When it comes to therapy, there is nothing more exciting in DNA-based genomic medicine than the promise of gene editing. Joanne Ngeow and colleagues (Tan et al. 2018) introduce the controversial idea of gene editing as an early intervention and treatment for hereditary cancers. While TALENs and Zinc Finger Nucleases may have had their day, the CRISPR-Cas9 system is taking the world by storm and is already the subject of at least one high profile patent battle, and many scientific prizes. The authors summarize how this form of gene editing could be used to inactivate gain-of-function alleles, or to restore lost functions of tumor suppressor genes. The technical, financial and ethical challenges are discussed.

Turning to more conventional approaches to endocrine tumor management, Luis Syro and colleagues (Syro et al. 2018) focus on one question: how and when should the potent alkylating chemotherapeutic agent temozolomide be used in treating pituitary carcinomas and aggressive pituitary adenomas? Pituitary carcinomas are of course very rare, so few endocrinologically inclined oncologists will have treated more than a few cases, making this review essential reading for these specialists. According to the authors, about 160 cases of aggressive pituitary adenomas and carcinomas have been treated with temozolomide. For pituitary carcinomas, temozolomide is probably the first choice, with responses of 50–87% to be expected. The decision of when to start the drug is evidently more difficult for adenomas.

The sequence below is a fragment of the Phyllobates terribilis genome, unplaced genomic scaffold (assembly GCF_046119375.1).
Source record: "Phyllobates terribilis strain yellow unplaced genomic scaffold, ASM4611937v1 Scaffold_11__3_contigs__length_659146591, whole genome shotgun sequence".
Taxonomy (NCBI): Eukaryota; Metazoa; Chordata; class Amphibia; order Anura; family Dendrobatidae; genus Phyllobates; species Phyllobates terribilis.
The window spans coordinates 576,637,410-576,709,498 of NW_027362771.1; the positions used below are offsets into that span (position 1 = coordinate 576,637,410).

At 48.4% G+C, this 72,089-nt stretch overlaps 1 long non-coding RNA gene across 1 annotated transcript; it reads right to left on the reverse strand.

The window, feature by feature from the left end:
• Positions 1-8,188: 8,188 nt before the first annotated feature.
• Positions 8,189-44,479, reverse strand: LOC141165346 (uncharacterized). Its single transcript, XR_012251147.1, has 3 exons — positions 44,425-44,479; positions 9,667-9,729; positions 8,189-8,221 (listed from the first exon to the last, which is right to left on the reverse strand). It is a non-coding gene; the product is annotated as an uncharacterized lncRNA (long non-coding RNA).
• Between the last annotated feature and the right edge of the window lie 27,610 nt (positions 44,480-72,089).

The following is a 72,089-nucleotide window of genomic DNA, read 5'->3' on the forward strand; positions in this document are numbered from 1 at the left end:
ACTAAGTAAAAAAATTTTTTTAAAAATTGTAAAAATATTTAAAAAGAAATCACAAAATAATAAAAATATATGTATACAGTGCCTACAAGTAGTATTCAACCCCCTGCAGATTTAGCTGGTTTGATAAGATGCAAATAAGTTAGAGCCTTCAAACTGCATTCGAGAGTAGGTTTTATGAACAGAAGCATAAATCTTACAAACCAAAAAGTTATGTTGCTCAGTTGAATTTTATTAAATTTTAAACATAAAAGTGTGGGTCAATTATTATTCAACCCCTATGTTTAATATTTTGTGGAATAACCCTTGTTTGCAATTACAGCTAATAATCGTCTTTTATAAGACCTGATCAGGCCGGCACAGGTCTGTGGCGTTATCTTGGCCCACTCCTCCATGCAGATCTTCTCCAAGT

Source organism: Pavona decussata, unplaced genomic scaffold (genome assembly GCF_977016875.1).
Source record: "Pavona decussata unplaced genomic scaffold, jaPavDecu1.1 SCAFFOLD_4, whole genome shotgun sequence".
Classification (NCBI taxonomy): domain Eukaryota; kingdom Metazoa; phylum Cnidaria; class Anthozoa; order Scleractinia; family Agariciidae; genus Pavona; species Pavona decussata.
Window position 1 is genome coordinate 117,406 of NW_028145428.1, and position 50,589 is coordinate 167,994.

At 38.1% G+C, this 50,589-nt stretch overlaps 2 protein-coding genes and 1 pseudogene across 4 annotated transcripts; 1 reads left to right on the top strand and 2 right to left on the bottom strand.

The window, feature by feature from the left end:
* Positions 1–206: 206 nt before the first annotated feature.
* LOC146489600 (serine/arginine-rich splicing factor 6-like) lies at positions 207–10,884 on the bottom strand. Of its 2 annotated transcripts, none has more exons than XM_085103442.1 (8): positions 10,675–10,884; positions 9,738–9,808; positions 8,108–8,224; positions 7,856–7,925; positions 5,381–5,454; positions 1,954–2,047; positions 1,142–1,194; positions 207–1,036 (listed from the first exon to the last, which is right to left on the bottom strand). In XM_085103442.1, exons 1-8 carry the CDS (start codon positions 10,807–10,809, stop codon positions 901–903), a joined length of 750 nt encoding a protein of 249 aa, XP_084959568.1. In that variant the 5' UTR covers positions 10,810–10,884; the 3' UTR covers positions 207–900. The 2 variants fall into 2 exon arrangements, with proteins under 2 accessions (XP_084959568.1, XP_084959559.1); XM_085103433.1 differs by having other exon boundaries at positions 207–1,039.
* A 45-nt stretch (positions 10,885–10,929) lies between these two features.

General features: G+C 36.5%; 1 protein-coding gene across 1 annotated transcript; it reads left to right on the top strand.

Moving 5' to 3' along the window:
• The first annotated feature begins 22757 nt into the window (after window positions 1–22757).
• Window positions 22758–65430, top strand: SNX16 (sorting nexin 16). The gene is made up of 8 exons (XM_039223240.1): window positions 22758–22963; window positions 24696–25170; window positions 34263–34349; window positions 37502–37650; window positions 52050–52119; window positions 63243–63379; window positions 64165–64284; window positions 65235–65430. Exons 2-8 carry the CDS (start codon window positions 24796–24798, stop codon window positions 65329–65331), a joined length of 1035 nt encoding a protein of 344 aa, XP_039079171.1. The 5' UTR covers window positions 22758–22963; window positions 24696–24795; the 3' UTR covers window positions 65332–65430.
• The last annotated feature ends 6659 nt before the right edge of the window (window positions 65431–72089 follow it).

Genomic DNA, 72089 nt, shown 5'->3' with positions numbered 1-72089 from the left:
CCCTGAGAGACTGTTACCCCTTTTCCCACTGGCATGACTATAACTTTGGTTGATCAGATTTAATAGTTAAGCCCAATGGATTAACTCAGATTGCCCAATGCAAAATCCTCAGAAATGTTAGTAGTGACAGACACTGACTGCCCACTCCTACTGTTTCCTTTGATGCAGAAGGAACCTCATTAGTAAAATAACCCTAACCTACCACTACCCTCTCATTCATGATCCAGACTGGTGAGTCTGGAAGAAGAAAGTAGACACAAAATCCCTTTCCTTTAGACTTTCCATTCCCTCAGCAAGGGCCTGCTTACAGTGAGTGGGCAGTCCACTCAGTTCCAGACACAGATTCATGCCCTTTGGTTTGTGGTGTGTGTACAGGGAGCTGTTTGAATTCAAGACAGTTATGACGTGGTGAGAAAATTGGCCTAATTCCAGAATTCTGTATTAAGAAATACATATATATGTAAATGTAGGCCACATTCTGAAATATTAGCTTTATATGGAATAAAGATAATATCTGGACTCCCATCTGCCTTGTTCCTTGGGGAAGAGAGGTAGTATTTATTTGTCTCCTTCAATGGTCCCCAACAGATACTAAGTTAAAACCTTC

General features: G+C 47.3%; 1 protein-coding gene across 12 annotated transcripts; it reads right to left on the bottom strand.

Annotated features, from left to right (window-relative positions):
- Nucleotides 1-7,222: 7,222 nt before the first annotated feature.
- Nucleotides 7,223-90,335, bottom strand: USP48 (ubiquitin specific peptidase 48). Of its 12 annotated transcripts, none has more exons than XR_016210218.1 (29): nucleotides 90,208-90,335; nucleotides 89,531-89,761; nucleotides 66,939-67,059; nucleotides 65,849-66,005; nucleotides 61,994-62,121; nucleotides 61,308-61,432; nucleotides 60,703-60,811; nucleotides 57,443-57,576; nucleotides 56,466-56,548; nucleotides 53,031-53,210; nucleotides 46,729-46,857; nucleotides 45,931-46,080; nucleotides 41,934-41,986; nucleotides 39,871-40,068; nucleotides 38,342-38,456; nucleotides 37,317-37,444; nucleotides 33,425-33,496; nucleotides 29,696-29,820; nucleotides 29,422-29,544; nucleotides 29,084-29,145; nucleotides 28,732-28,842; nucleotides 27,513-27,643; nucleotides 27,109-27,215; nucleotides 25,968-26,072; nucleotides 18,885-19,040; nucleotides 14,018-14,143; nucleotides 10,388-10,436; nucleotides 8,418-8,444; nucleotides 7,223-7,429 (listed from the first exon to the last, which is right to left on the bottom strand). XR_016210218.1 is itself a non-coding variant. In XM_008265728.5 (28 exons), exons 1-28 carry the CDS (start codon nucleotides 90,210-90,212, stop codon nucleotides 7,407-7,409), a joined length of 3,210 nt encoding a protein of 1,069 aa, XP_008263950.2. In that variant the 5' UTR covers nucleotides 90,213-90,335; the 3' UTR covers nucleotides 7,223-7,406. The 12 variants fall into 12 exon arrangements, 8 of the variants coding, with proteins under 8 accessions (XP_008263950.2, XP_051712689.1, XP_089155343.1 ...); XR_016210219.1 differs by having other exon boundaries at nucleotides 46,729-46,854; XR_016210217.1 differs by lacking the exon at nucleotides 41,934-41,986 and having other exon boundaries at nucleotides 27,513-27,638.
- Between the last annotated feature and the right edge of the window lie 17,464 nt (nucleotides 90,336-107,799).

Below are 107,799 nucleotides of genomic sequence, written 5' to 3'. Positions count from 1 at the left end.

Non-coding RNAs remain an under-explored area of cancer research. In a recent review published in the April issue of Endocrine-Related Cancer, Carolyn Klinge (Klinge 2018) gave us a whistle-stop tour of a complex field, with emphasis on the mysterious long non-coding RNAs. She includes in her review a very useful, fully referenced supplementary table including all your favorite endocrine tumor-related miRNAs. Something for the experts to read and digest.